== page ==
I have my conditions. I take my meds. I'm not quite sure what they do. I've run out and gone as long as a month without them because I couldn't afford them and I didn't notice a single change. However, as long as I take meds, see a psychiatrist, work with a psychiatric therapist and go to mental illness support groups, I'm still lurking under the shadow of the stigma.

Today, I'm a very high functioning individual. I maintain three blogs and am gradually building an Internet business that is more suited to my ADD/ADHD creativity and work habits. I have a condition and it's under control. Say that with me... "I have a condition and it's under control." Doesn't that sound a lot better than dropping the mental illness bomb on someone?

We all have challenges with our conditions. Some are more severe than others. Some can be handled with quality talk therapy. Some require regular treatments that could involve injections or other more drastic measures. But we all want to get well. We all want to become part of society, function, be productive, find joy, experience happiness, and be loved. When you're sick with an illness, those things seem miles away. However, you can do it if all you have is a condition.

I'm not trying to minimize the severity of someone's condition. I'm trying to get them to think that wellness is not a dream but a reality. And I want them to be able to go out and have a conversation that might include their condition and not have it slap a big M.I. on their forehead.

It's obvious that I have no shame about my conditions. I write about it all the time and thousands of people have come to my blog are aware of my conditions. Yes, I have several conditions, but they're under control. Say that again... "I have several conditions and they're under control." Now let's get on with living.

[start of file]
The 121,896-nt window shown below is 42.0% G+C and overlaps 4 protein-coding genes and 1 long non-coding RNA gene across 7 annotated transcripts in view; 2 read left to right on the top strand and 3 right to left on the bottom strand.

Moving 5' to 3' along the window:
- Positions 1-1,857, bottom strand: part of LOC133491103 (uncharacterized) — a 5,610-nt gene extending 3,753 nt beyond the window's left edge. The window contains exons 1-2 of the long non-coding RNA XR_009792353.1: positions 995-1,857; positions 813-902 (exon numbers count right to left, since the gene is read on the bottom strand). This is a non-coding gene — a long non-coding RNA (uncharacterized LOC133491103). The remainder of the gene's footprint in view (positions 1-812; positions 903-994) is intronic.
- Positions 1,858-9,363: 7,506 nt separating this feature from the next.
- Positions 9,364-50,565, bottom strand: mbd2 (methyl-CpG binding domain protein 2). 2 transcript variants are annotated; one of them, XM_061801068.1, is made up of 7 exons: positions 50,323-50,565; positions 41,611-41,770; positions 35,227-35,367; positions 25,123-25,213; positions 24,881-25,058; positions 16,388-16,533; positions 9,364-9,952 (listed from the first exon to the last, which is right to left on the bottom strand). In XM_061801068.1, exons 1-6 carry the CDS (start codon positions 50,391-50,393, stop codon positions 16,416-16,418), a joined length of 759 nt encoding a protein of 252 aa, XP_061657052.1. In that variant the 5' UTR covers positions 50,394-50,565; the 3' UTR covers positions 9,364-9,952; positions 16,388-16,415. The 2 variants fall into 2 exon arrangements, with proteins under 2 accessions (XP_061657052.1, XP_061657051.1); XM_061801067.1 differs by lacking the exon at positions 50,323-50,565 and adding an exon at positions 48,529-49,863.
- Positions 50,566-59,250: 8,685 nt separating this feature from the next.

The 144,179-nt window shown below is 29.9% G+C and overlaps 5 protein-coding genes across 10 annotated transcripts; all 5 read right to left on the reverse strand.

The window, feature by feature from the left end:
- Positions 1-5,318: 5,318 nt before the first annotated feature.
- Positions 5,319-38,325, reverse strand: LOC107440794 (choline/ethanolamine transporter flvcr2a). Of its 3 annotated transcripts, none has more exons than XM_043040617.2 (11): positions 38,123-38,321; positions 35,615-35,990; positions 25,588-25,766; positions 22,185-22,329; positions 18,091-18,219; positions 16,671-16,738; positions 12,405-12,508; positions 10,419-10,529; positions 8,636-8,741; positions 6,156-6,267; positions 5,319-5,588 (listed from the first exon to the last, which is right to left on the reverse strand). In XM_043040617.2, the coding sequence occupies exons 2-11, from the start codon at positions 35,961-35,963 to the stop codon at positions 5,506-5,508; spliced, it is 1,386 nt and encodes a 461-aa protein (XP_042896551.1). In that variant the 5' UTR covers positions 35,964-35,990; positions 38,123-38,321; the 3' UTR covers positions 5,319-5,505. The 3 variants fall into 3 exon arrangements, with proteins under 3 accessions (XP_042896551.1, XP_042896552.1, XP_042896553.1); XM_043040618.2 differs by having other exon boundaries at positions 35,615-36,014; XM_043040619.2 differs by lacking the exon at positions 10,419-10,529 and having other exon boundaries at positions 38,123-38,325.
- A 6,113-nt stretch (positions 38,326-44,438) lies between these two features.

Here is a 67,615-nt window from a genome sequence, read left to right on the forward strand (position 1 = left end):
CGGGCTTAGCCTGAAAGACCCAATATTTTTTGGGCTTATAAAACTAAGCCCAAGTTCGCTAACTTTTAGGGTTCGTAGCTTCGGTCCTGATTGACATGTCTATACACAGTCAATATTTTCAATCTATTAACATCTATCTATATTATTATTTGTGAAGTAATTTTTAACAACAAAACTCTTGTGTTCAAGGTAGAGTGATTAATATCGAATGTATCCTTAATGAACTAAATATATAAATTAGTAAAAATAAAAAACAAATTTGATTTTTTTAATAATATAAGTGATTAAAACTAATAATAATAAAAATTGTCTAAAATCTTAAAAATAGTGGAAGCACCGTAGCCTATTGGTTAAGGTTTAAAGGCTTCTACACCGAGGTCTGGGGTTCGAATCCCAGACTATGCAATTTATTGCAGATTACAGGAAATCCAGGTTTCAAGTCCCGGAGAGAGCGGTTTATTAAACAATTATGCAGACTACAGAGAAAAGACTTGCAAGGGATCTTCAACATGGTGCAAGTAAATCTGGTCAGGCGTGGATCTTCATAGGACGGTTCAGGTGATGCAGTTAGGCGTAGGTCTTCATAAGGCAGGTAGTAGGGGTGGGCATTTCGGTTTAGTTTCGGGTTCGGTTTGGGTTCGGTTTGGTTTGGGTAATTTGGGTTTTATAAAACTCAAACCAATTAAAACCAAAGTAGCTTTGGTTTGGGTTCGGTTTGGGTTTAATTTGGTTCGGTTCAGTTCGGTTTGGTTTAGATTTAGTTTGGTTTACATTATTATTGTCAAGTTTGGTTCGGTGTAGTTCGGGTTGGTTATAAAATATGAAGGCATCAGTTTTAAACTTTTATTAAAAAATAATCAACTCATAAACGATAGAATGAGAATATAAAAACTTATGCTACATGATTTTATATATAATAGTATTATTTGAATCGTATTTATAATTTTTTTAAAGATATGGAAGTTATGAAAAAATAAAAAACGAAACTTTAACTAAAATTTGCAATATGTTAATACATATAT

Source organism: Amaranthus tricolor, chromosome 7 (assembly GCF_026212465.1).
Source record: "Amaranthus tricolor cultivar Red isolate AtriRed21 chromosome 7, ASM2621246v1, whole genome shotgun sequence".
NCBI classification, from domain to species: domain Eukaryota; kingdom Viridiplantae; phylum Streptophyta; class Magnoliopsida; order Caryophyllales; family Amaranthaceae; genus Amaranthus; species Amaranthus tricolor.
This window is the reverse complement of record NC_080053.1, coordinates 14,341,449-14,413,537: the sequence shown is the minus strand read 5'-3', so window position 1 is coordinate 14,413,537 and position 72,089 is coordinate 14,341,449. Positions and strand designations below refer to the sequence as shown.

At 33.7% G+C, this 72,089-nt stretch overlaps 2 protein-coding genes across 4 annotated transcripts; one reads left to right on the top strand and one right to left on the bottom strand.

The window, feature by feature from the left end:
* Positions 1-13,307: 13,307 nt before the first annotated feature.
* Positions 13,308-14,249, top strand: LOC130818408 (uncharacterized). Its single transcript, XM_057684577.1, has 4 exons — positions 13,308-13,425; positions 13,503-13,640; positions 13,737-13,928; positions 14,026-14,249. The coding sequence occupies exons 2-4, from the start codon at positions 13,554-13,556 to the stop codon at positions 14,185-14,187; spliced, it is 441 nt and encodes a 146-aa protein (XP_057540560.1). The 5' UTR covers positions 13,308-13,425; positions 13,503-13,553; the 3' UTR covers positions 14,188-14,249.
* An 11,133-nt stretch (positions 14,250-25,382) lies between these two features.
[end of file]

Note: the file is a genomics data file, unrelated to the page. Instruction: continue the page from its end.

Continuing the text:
The stigma of mental illness is an additional burden that a consumer has to deal with. If we can eradicate the illness part of mental conditions from the public speak we have made some progress. We need to change the dialogue on mental illness, and it starts by understanding you have a condition and you will get to the point where you will manage it. And then you can get on with your life.

Related articles on this site:
Five Steps To Recovery From Mental Illness
Recovery From Mental Illness Should Include Groups
Mental Illness | My Psychiatrist Says My Mental Health Is Improving
The Stigma Of Mental Illness
Mental Illness | Mentally Ill Live Lives Of Quiet Shame, Anger Or Pain
Mental Illness | Catherine Zeta-Jones Treated For Bipolar II Disorder
How To Sleep Better By Using A Relaxation Technique
Mental Illness | Dealing With Symptoms of Panic Attacks And Anxiety Disorder
Guide To Using Phenobarbital To Commit Suicide | Prevention

On my other site:
Mental Illness | My Psychatrist Is Retiring. He's Tired Of Listening.

Related links:
Panic Attacks - Wikipedia
Panic Disorder - PubMed Health
Generalized Anxiety Disorder - PubMed Health
Recovery International